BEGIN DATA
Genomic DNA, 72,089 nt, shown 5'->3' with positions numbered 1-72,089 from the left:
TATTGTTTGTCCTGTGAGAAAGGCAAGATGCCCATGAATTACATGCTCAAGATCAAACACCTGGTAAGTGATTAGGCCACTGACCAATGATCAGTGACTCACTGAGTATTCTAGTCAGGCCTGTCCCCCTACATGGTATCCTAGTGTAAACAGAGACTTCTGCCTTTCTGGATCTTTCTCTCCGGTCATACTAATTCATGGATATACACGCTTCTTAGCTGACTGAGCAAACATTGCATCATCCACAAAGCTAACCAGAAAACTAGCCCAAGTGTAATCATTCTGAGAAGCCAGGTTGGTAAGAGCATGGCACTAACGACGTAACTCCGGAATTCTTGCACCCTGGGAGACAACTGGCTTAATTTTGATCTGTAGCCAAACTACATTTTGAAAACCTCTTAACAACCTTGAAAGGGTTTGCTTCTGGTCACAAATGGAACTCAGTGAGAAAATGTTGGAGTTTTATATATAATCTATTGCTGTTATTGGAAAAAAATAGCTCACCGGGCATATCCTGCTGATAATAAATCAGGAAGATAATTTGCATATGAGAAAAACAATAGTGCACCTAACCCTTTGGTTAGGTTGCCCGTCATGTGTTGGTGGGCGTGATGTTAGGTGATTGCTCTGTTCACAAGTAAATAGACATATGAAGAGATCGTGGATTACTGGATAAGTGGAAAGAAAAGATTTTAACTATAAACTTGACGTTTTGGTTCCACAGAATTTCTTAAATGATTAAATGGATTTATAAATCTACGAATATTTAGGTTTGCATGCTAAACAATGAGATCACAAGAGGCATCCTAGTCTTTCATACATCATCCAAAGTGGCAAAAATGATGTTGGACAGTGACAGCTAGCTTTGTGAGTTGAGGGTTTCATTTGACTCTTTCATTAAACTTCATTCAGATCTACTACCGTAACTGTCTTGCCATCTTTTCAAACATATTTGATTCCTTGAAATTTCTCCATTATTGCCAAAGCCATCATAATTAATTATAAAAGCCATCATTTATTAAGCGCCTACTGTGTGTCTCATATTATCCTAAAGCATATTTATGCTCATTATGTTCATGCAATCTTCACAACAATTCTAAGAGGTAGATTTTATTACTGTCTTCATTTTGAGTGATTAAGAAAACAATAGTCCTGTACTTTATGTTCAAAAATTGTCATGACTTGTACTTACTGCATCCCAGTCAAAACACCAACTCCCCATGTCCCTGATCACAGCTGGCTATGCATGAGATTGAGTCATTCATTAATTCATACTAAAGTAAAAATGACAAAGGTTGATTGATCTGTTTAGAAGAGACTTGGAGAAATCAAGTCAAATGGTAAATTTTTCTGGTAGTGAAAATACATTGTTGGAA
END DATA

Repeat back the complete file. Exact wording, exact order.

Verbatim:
Genomic DNA, 72,089 nt, shown 5'->3' with positions numbered 1-72,089 from the left:
TATTGTTTGTCCTGTGAGAAAGGCAAGATGCCCATGAATTACATGCTCAAGATCAAACACCTGGTAAGTGATTAGGCCACTGACCAATGATCAGTGACTCACTGAGTATTCTAGTCAGGCCTGTCCCCCTACATGGTATCCTAGTGTAAACAGAGACTTCTGCCTTTCTGGATCTTTCTCTCCGGTCATACTAATTCATGGATATACACGCTTCTTAGCTGACTGAGCAAACATTGCATCATCCACAAAGCTAACCAGAAAACTAGCCCAAGTGTAATCATTCTGAGAAGCCAGGTTGGTAAGAGCATGGCACTAACGACGTAACTCCGGAATTCTTGCACCCTGGGAGACAACTGGCTTAATTTTGATCTGTAGCCAAACTACATTTTGAAAACCTCTTAACAACCTTGAAAGGGTTTGCTTCTGGTCACAAATGGAACTCAGTGAGAAAATGTTGGAGTTTTATATATAATCTATTGCTGTTATTGGAAAAAAATAGCTCACCGGGCATATCCTGCTGATAATAAATCAGGAAGATAATTTGCATATGAGAAAAACAATAGTGCACCTAACCCTTTGGTTAGGTTGCCCGTCATGTGTTGGTGGGCGTGATGTTAGGTGATTGCTCTGTTCACAAGTAAATAGACATATGAAGAGATCGTGGATTACTGGATAAGTGGAAAGAAAAGATTTTAACTATAAACTTGACGTTTTGGTTCCACAGAATTTCTTAAATGATTAAATGGATTTATAAATCTACGAATATTTAGGTTTGCATGCTAAACAATGAGATCACAAGAGGCATCCTAGTCTTTCATACATCATCCAAAGTGGCAAAAATGATGTTGGACAGTGACAGCTAGCTTTGTGAGTTGAGGGTTTCATTTGACTCTTTCATTAAACTTCATTCAGATCTACTACCGTAACTGTCTTGCCATCTTTTCAAACATATTTGATTCCTTGAAATTTCTCCATTATTGCCAAAGCCATCATAATTAATTATAAAAGCCATCATTTATTAAGCGCCTACTGTGTGTCTCATATTATCCTAAAGCATATTTATGCTCATTATGTTCATGCAATCTTCACAACAATTCTAAGAGGTAGATTTTATTACTGTCTTCATTTTGAGTGATTAAGAAAACAATAGTCCTGTACTTTATGTTCAAAAATTGTCATGACTTGTACTTACTGCATCCCAGTCAAAACACCAACTCCCCATGTCCCTGATCACAGCTGGCTATGCATGAGATTGAGTCATTCATTAATTCATACTAAAGTAAAAATGACAAAGGTTGATTGATCTGTTTAGAAGAGACTTGGAGAAATCAAGTCAAATGGTAAATTTTTCTGGTAGTGAAAATACATTGTTGGAA